Brown Boys Swim Review

Soho Theatre London – until 15th October 2022

Reviewed by Emily Cliff


Fresh from the Fringe, Karim Khan’s moving coming-of-age story Brown Boys Swim has taken up residence at Soho Theatre until 15th October 2022. Set in Oxford, the play follows two South Asian boys as they navigate life, friendship, social prejudice and most importantly, learning to swim ahead of the most significant event of their teen years – Jess Denvers pool party.

Beautifully set, the LED-lit poolside was magnificent in its simplicity and ability to change the entire scene. From the harsh white lights of a clothing store to the gentle blues and greens of the community leisure centre pool. The glow of the lights reflected that of the water, lighting the whole theatre in a hum of blue and green. The ambience of the pool with splashes and indistinct chatter seemed to fill the stage adding to the atmosphere created by the lights and the chemistry between Mohsan (Anish Roy) and Kash (Varun Raj)

Supburbly written, the play tackles societal issues that are all too present in the current age. The comedic timing of the production was fantastic without it seeming too forced or put on. It was delightfully charming but also serious when it needed to be, seamlessly switching between the two without feeling too clunky. The interludes during the scene changes were brilliantly artistic, however, in some parts they felt like they went on a little too long. The pool scenes, however, were beautifully choreographed.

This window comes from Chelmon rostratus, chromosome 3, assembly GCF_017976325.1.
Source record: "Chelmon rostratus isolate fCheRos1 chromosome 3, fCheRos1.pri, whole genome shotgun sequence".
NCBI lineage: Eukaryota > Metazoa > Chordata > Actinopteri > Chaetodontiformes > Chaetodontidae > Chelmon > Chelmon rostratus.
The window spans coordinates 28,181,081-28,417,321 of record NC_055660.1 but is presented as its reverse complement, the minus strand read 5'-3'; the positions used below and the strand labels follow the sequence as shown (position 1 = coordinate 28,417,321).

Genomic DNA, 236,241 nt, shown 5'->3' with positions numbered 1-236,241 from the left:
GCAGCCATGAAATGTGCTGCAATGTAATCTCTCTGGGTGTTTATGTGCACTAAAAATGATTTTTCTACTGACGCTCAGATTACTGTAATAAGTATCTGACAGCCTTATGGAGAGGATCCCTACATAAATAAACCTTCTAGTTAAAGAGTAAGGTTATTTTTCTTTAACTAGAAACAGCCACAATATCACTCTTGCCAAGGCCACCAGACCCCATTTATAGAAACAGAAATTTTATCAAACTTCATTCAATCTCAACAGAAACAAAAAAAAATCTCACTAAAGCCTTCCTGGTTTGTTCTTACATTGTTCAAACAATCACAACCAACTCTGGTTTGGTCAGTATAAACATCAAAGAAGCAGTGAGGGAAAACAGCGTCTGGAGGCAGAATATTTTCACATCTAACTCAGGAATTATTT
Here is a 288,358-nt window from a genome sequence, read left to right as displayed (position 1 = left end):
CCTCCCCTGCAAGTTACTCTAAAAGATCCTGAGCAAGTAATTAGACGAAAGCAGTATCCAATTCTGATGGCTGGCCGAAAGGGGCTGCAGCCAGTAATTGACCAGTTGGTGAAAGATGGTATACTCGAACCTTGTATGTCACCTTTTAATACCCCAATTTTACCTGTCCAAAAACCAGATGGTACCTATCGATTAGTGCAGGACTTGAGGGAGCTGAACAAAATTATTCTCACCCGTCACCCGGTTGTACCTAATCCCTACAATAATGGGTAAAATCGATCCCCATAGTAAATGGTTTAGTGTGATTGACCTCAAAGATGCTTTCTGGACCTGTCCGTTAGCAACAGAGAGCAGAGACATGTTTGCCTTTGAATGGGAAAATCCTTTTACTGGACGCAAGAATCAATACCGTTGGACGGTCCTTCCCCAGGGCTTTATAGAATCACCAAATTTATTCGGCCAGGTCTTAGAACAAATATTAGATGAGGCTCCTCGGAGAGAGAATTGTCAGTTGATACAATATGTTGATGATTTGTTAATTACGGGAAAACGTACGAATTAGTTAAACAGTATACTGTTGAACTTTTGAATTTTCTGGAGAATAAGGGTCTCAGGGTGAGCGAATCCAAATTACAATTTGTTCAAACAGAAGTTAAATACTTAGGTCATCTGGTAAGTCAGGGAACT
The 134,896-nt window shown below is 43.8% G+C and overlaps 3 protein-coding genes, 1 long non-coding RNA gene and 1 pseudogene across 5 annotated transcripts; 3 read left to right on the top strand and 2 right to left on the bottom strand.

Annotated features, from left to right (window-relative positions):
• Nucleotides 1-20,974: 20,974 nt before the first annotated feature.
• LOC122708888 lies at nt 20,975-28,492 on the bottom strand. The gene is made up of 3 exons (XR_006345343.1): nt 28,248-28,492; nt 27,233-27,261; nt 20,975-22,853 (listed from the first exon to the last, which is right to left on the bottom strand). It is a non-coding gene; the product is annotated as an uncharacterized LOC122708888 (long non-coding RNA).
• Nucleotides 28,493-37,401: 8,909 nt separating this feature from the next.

Each character is uniquely complex in their own right. Kash can be seen trying to fit in with everyone at school and make the most of his youth whereas Moshan can be seen as the level-headed future-driven character bound for Oxford University – playing it safe. The chemistry between the two characters is fantastic, the bond between the two is one like brothers. From shared heritage to shared experiences of societal racism and Islamaphobia.

Charming and moving, this authentic coming-of-age story makes us examine the way we behave in order to comply to societal standards and how ultimately harmful that can be. This funny story is beautiful in every way, from the way it is written to the way it is performed, it certainly earned its standing ovation.